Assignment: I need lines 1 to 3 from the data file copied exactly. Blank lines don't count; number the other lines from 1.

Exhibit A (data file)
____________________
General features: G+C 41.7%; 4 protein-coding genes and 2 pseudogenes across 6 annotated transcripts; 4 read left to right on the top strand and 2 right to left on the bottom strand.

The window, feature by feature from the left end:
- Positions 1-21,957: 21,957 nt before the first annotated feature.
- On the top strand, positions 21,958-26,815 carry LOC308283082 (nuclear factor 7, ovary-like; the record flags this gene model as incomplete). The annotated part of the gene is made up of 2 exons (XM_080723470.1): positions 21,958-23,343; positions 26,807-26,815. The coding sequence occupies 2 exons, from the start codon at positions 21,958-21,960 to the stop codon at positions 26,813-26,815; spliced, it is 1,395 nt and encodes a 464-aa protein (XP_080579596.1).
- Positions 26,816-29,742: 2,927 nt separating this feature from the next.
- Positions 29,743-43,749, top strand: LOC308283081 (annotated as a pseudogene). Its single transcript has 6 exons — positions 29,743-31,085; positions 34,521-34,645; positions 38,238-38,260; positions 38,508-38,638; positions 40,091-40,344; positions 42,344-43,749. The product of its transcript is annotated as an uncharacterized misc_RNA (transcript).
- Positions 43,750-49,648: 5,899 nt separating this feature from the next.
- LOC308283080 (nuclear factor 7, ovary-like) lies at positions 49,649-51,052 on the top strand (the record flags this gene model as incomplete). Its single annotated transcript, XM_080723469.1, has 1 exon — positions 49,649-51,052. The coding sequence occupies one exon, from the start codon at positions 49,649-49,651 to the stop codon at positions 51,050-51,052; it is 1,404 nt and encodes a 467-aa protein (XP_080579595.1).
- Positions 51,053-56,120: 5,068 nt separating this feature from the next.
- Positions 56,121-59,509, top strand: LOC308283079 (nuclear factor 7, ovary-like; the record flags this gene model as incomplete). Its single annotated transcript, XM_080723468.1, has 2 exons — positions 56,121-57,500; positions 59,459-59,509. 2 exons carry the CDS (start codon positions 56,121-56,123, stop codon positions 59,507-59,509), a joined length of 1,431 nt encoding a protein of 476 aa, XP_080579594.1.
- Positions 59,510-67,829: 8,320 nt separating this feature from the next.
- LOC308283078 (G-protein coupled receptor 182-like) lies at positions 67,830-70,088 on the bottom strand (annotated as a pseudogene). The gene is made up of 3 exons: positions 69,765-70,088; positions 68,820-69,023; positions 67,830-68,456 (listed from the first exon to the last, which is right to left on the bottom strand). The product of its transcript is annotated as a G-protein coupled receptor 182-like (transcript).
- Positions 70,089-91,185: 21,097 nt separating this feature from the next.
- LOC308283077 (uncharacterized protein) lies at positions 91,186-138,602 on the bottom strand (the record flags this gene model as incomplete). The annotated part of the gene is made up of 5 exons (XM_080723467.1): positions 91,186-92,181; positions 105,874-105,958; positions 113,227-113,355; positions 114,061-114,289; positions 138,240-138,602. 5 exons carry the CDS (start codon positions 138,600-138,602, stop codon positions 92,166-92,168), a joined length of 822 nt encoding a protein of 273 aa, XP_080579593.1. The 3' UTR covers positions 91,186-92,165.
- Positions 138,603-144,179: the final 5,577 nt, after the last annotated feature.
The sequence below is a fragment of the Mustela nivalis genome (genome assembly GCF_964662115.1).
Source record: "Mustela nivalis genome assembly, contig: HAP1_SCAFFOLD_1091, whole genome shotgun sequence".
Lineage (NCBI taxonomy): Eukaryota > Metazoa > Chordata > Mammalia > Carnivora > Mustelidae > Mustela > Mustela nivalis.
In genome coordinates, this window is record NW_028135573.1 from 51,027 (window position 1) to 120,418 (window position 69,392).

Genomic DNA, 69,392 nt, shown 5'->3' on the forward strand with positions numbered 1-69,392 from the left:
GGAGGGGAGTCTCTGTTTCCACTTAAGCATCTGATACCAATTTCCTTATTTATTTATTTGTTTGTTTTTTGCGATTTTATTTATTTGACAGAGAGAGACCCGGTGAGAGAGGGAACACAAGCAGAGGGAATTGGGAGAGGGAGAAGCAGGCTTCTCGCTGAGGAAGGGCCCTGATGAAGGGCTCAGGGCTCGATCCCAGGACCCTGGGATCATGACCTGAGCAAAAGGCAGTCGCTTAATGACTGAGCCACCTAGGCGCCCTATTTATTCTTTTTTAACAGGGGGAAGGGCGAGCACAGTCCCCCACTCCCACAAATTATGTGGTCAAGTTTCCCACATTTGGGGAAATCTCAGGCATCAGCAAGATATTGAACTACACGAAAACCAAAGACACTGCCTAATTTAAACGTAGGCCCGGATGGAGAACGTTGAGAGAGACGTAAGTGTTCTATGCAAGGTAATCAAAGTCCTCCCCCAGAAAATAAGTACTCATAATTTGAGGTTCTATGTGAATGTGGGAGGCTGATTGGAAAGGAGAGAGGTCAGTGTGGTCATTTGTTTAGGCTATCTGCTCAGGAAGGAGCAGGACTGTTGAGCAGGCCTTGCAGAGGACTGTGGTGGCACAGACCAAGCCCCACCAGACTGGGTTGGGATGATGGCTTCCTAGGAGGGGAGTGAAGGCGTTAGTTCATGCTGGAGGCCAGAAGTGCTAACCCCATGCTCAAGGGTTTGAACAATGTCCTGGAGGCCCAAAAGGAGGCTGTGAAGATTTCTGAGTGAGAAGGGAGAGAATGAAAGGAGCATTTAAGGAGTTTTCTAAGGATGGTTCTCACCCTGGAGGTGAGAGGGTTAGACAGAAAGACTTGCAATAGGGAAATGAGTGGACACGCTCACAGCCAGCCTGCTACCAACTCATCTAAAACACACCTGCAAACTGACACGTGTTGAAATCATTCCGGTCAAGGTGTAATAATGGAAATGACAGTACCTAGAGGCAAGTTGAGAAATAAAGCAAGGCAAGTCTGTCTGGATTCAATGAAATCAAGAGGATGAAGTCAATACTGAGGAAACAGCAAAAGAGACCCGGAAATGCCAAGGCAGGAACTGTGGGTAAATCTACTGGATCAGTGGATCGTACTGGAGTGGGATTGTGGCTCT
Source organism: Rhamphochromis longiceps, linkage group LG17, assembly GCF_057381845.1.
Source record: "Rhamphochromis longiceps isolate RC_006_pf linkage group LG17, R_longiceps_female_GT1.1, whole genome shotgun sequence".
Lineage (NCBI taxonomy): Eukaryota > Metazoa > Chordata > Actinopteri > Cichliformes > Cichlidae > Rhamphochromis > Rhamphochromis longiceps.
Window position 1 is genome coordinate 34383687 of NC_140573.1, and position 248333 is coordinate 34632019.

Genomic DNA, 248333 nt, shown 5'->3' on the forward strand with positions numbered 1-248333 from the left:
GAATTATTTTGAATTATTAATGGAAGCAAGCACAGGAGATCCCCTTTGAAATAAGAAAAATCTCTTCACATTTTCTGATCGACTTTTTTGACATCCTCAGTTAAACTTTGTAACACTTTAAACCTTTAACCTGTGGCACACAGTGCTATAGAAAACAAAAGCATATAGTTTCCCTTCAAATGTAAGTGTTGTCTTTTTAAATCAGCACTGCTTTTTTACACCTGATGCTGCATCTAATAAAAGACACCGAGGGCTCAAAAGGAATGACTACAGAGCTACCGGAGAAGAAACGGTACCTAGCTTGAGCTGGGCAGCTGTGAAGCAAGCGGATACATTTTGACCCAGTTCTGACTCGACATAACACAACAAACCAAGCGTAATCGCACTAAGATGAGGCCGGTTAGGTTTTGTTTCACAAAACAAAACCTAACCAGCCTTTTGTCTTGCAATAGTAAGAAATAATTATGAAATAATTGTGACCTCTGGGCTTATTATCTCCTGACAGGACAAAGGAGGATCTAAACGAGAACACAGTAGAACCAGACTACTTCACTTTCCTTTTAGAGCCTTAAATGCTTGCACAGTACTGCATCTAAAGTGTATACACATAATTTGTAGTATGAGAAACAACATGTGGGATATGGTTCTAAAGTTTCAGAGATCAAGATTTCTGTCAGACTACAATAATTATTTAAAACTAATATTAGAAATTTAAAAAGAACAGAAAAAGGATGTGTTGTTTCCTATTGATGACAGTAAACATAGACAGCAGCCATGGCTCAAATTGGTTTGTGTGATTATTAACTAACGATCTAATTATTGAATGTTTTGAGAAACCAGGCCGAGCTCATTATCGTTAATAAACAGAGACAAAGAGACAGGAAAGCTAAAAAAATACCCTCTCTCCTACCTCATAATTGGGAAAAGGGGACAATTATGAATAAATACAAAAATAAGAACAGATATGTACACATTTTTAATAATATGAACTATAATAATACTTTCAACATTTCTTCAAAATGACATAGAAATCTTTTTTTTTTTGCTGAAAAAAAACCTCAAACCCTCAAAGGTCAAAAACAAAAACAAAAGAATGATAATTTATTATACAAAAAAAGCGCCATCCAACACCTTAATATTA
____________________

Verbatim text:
General features: G+C 41.7%; 4 protein-coding genes and 2 pseudogenes across 6 annotated transcripts; 4 read left to right on the top strand and 2 right to left on the bottom strand.

The window, feature by feature from the left end:
- Positions 1-21,957: 21,957 nt before the first annotated feature.